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Importance of ASEAN: Border protection means more than just bullying refugees
DONALD TRUMP has turned himself into a lame dog president. For the time being, the United States is of no use to Australia or anyone else.
The internal battles to unseat the usurper will occupy Washington for the next two years and the U.S. economy will continue to lag.
In the meantime, China will push to enhance what it regards as its natural sphere of influence — the South China Sea.
But its ambitions extend further, it wants to dominate world trade and it wants greater influence over international affairs. It is playing its cards carefully, but playing them nonetheless, particularly in Africa, Pakistan and Sri Lanka.
In view of China’s restless ambition – and American distraction – the Association of Southeast Asian Nations (ASEAN) ought to be taken more seriously by Australia.
President Rodrigo Duterte of the Philippines has sought to play off China and the U.S. He has partly succeeded. He has held the U.S., but not entirely China, which pushed back. Nonetheless, they have promised aid for infrastructure, soft loans and fishing concessions. Chinese investment in the Philippines is burgeoning, particularly in the property sector. American investment is stagnant.
Duterte hosted and chaired the 30th ASEAN Summit in Manila, 26-29 April, the theme of which was a rules-based, people oriented and centred ASEAN. In the chairman’s statement, ASEAN leaders reaffirmed commitment to the peaceful settlement of disputes and ‘full respect for legal and diplomatic processes’, including respect for international laws. However, apparently after pressure from China, the chairman dropped the affirmation of respect from the section on the South China Sea.
Existing guidelines for hotline communication were endorsed while a Code for Unplanned Encounters at Sea will soon become operational.
The activities of Islamic extremists remain a problem within ASEAN — in particular, Thailand, Malaysia, Indonesia and the Philippines. Weeks before ASEAN Ministers were due to meet in Panglao on the island of Bohol, Abu Sayyaf militants carried out an attack against local police. To safeguard ministers, delegates and officials, the Philippines deployed 26,000 police and soldiers.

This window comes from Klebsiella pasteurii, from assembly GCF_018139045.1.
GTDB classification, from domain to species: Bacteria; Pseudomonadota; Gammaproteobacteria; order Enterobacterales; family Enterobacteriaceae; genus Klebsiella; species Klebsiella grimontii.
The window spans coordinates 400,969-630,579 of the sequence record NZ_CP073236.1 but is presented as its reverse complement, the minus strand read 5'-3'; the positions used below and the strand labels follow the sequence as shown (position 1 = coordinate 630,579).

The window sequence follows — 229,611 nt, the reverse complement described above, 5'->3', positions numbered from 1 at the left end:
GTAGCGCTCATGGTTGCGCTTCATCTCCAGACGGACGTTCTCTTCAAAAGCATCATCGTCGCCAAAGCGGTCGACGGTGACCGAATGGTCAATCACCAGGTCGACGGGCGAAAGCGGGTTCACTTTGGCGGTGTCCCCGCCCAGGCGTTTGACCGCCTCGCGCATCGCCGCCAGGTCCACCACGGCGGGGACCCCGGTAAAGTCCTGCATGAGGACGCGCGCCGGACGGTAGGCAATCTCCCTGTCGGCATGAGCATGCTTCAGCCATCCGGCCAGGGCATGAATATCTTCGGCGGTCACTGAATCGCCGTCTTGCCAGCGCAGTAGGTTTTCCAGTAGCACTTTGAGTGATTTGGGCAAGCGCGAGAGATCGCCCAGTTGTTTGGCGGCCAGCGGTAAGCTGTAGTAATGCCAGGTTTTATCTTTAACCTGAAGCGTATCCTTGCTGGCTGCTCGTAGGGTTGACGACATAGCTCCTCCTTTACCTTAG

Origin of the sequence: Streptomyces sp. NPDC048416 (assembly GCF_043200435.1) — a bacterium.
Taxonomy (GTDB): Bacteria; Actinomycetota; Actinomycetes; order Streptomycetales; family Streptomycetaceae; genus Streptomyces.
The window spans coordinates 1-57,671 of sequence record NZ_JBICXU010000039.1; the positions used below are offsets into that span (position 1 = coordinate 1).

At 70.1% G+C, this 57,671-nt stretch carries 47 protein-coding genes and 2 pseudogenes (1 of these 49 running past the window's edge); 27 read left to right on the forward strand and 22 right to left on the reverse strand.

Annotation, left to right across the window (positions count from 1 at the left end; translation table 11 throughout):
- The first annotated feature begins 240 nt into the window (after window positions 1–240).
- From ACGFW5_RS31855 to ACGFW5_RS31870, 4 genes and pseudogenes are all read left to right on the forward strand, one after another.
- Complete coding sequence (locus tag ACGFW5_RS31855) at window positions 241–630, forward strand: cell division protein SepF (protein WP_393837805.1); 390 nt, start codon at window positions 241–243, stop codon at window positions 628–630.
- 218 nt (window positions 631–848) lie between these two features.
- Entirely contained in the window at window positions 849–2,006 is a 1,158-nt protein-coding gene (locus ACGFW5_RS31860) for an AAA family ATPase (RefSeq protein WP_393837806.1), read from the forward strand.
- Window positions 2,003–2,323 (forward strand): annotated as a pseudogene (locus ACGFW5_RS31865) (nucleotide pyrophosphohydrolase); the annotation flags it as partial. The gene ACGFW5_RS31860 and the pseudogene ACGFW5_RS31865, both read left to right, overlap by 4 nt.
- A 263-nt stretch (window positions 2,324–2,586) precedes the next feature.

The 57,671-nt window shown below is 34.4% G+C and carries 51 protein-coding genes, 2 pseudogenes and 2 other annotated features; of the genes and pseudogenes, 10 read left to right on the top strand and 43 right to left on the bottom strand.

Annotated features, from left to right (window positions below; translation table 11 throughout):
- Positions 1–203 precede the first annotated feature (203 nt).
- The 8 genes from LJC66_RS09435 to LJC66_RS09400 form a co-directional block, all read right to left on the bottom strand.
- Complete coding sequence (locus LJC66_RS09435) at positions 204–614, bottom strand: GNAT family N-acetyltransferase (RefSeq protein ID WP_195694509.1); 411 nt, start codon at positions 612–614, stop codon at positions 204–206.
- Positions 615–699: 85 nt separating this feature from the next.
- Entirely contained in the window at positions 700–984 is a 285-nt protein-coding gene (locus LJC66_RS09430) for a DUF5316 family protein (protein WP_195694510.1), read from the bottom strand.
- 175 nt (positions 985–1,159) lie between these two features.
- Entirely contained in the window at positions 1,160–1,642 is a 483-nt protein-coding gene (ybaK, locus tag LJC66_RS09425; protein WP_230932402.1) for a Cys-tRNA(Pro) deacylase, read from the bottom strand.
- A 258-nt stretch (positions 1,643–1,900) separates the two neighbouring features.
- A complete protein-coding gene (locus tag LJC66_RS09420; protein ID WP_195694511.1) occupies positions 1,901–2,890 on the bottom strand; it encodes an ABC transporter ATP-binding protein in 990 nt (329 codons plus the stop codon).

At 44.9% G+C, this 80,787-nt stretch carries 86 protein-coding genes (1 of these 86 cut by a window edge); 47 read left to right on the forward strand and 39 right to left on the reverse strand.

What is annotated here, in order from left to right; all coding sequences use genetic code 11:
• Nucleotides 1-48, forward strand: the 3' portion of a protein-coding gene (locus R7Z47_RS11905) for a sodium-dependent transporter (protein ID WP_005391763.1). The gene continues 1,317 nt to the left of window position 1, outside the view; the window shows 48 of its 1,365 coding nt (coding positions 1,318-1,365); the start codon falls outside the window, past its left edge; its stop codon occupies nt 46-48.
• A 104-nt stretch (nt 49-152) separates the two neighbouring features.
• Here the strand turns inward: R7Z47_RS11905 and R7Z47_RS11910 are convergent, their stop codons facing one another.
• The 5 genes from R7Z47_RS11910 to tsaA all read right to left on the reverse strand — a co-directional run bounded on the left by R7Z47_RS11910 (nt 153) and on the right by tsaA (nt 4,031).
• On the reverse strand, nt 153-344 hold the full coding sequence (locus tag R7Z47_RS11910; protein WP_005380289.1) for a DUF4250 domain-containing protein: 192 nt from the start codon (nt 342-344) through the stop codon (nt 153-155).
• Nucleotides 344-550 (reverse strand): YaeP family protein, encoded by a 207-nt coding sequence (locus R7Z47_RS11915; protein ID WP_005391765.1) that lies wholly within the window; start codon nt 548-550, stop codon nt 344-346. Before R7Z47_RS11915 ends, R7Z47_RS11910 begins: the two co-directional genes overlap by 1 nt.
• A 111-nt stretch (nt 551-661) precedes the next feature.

It is this security issue, together with issues associated with poverty, that should be exercising the minds of Australian policy makers. Several months ago the Australian Foreign Minister, Julie Bishop, claimed that returning ISIS fighters from the Middle East – perhaps up to 600 – would seek to strengthen the militant Islamic presence in the southern Philippines and as part of the process, establish a “caliphate”. The leader of the Philippine terror group, Abu Sayyaf, has recently declared himself an Emir.
These militants will not enter the Philippines through airports. They will travel to the southern Philippine Island of Mindanao by boat from Malaysia and/or Indonesia. Recently the spokesperson for Indonesia’s Directorate of Immigration, Agung Sampurno, said that checkpoints at Miangas and Marore Island were unable to effectively screen seaborne movements between Sulawesi and Mindanao.
Bishop is right to be concerned and Australia’s intelligence agencies have been working with their counterparts in Indonesia, Malaysia and the Philippines to address the threat — however, more is required. Border protection is more than bullying and terrorising asylum seekers. The best way for Australia to protect its border is through regional co-operation and that should be done through joint naval patrols. Australia has participated in such arrangements in the Gulf.
At present, Australia deploys vessels in the region for a variety of tasks including naval exercises and showing the flag.
Some express squeamishness at the prospect of co-operation with Duterte in light of his poor human rights record. Any such relationship might not last long. He is said to have pancreatic cancer and. in light of that, to be grooming his daughter, Sara Duterte, to succeed him. She is currently mayor of Davao City, Duterte’s old power base.
To be evenhanded, that squeamishness might extend to Malaysia, with its corrupt political system and Indonesia as it buckles to Islamic extremism. As flawed as some of our neighbours may be, that should not override our national self-interest, nor allow us to overlook our own poor human rights record with respect to asylum seekers and corruption within our own major institutions.
What is proposed in this article is a permanent Australian patrolling presence in the region to be undertaken in conjunction with Indonesian, Malaysian, Filipino and Singaporean naval assets, and rotational home porting in those countries. Greater and more aggressive naval patrols should aim to deter the flow of arms and fighters between the targeted countries.
By engaging in regional maritime security, Australia would also be signalling a broader and deeper interest in the region — no bad thing in the absence of U.S. leadership.
Trump and Canadian Prime Minister Trudeau, along with other world leaders, are due to attend a summit of ASEAN leaders in Manila in November. On present form, if Trump attends, he will be a figure with form and without substance — an embarrassment. The chances are he will not attend. Under the circumstances, Australia should be seeking to raise its profile with ASEAN and within the region.
Bruce Haigh is a political commentator and retired diplomat, who has recently spent time in the Philippines including Mindanao.
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